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Chapter 128:1
The Month of Elul

1. [The period from] Rosh Chodesh Elul until after Yom Kippur is a time of [Divine] favor ("eis ratzon"). Although, The Holy One, blessed be He, accepts the repentance ("teshuvah") of those who return to Him wholeheartedly, throughout the entire year, these days (between the 1st of Elul and Yom Kippur) have been set aside for repentance, and are most conducive to it, because they are days of mercy and favor.

[These days have acquired this status because] on Rosh Chodesh Elul, Moses ascended Mount Sinai to receive the second set of stone tablets ("Luchos Sh'niyim") and spent forty days there, descending on the tenth of Tishrei, which represented the final day of atonement [for the sin of the Golden Calf]. From that time onward, these days were set aside as days of favor, and the tenth of Tishrei as Yom Kippur ("Day of Atonement") (1).

It is customary in many places to fast on the day preceding Rosh Chodesh Elul and follow the order of prayer of "Yom Kippur Koton" (lit: "Minor Yom Kippur) to prepare one's heart to repent. If Rosh Chodesh Elul falls on Shabbos, [the fast] is held on the preceding Thursday.

The Ari z"l explained that the name Elul is an acronym of the verse [Exodus 21:13]: "Ve'asher Lo Tzada V"HaElokim Inah L'ydo, v'samti lecha..." ("If one did not lie in ambush [to murder], but G-d set up the situation, I will provide [a place for you to take refuge]"). [This verse describes the institution of cities of refuge for accidental murder.] Its association with the month of Elul indicates that this month [is a place of refuge, as it were, and] a time of favor when [G-d] accepts our repentance for the sins we have committed throughout the year. It also alludes to the fact that, during this month, we should also repent for those sins committed inadvertently. The Rabbis have also noted the following three verses for which Elul is an acronym: [Deuteronomy 30:6] "U'mal Hashem Elokecha Es L'vavcha V'es levav zarecha" ("And G-d, your Lord, will circumcise your heart and the hearts of your descendants"; [Song of Songs 6:3] "Ani L'dodi V'dodi Li" ("I am for my Beloved and my Beloved is for me"; [Esther 9:22] "Ish L'rayahu u'matanos l'evyonim ("[Sending] gifts from a person to his friend and [giving] presents to the poor."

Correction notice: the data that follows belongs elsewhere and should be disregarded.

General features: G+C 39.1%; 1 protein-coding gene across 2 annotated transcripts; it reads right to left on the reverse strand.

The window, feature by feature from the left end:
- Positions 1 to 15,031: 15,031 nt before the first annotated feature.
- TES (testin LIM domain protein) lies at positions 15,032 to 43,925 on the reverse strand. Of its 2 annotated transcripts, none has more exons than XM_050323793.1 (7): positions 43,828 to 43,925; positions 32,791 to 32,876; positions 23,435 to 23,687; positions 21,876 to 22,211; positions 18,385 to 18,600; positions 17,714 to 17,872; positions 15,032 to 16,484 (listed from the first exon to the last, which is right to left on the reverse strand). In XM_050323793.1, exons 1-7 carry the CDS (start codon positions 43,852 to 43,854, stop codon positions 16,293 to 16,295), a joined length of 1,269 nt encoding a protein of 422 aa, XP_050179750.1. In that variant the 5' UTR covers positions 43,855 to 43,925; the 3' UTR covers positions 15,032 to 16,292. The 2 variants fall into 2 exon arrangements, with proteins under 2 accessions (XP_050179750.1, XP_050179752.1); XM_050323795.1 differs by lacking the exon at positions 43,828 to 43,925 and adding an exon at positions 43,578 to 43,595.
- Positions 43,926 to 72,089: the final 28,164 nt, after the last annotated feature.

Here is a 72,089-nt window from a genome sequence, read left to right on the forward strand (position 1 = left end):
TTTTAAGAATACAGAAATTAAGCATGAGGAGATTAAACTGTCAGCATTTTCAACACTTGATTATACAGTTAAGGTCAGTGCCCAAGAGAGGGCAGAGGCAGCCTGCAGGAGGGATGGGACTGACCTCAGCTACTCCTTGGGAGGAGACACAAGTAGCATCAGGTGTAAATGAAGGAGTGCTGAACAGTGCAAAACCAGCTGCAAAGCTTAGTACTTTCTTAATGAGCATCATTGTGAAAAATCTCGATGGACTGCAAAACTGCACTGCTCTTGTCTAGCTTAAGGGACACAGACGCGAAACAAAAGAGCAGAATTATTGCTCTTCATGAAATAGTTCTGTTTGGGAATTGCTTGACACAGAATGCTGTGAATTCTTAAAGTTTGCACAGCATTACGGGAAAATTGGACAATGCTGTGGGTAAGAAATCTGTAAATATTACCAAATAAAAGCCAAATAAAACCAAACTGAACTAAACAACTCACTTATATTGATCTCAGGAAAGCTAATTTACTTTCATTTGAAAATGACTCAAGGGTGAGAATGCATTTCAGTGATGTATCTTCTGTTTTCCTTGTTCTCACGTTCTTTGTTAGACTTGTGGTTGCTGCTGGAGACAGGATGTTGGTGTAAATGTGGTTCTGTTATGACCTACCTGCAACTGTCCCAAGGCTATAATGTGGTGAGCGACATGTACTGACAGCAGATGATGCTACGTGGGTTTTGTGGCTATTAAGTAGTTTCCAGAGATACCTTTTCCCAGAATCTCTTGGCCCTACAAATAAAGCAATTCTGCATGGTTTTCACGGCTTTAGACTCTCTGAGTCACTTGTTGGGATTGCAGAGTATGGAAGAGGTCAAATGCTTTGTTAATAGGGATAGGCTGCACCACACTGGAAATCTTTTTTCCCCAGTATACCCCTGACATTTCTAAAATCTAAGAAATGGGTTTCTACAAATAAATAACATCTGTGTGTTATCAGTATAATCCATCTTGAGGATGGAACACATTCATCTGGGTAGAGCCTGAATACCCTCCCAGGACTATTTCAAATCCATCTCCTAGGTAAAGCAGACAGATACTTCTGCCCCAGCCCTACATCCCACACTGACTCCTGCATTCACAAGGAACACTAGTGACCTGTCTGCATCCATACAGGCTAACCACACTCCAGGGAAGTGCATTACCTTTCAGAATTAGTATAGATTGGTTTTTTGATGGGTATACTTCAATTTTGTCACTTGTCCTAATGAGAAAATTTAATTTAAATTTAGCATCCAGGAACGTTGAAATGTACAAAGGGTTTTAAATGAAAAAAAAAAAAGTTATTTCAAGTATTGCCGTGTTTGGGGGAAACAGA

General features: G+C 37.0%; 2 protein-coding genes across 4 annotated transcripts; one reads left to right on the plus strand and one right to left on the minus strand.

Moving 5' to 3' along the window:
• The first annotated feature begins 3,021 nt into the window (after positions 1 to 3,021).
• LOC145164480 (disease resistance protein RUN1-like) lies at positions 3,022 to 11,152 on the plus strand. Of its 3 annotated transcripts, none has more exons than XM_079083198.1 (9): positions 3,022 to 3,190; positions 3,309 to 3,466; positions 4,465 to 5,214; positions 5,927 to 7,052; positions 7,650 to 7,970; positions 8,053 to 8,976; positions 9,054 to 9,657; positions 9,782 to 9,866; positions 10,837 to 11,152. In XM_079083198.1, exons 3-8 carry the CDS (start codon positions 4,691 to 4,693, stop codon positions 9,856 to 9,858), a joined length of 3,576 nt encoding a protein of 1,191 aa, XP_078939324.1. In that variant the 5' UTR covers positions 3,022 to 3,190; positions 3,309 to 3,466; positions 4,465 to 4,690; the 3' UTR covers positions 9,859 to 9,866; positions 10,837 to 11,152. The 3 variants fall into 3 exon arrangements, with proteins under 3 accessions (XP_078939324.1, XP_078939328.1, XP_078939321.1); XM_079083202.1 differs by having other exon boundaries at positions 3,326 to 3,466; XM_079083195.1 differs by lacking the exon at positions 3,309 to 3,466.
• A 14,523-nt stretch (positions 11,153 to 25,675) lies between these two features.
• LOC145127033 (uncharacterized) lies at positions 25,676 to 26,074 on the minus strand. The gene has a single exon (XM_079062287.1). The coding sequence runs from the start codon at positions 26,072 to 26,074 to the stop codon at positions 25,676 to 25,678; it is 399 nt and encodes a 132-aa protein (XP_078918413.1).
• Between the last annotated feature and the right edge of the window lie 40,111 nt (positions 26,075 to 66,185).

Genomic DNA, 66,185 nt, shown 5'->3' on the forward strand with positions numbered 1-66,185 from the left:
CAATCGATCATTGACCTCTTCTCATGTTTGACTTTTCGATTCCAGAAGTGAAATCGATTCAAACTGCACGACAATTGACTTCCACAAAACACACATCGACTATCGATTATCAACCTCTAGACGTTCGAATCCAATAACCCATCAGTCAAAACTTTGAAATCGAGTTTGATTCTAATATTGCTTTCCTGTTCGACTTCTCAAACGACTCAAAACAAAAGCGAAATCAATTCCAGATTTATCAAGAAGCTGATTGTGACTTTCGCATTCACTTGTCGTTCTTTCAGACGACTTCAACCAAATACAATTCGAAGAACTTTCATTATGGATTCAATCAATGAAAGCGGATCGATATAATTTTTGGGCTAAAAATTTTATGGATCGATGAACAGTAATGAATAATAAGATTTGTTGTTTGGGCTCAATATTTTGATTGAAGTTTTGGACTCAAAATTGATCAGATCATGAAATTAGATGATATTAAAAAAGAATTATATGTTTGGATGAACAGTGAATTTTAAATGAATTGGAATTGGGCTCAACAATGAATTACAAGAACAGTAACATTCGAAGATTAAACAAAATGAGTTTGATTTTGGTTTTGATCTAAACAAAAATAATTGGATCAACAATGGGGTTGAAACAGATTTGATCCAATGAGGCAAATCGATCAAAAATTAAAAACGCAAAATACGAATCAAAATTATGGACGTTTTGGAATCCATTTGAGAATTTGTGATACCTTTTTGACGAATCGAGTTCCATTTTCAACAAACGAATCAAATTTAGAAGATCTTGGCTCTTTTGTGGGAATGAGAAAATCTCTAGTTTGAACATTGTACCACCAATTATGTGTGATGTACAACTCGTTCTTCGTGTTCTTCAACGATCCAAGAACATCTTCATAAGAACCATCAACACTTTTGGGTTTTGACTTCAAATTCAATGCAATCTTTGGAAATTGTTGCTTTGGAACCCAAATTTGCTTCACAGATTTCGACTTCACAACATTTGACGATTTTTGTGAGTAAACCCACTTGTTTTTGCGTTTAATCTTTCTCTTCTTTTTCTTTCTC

Thus, the verses allude to the three things, repentance ("teshuvah"), prayer ("tefillah"), and charity ("tzeddakah"), which must be eagerly performed in the month of Elul. "And G-d will circumcise..." alludes to repentance; "I am for my Beloved..." alludes to prayer, which is "a song of lovers" ("rinas dodim"); "Sending gifts..." alludes to charity.

FOOTNOTES:

(1) Moses went up to Mt Sinai for 3 consecutive 40 day periods; for the first forty days, Hashem taught him the entire Torah and gave him the first set of stone tablets ("Luchos Rishonim"), which Moses subsequently smashed when he came down the mountain and saw the Jews dancing around the Golden Calf; Moses then spent the next 40 days begging Hashem to forgive the Jewish People; the final forty days was spent receiving the second set of tablets ("Luchos Sh'niyim").

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Halacha-Yomi, Copyright (c) 2002 Project Genesis, Inc.

 

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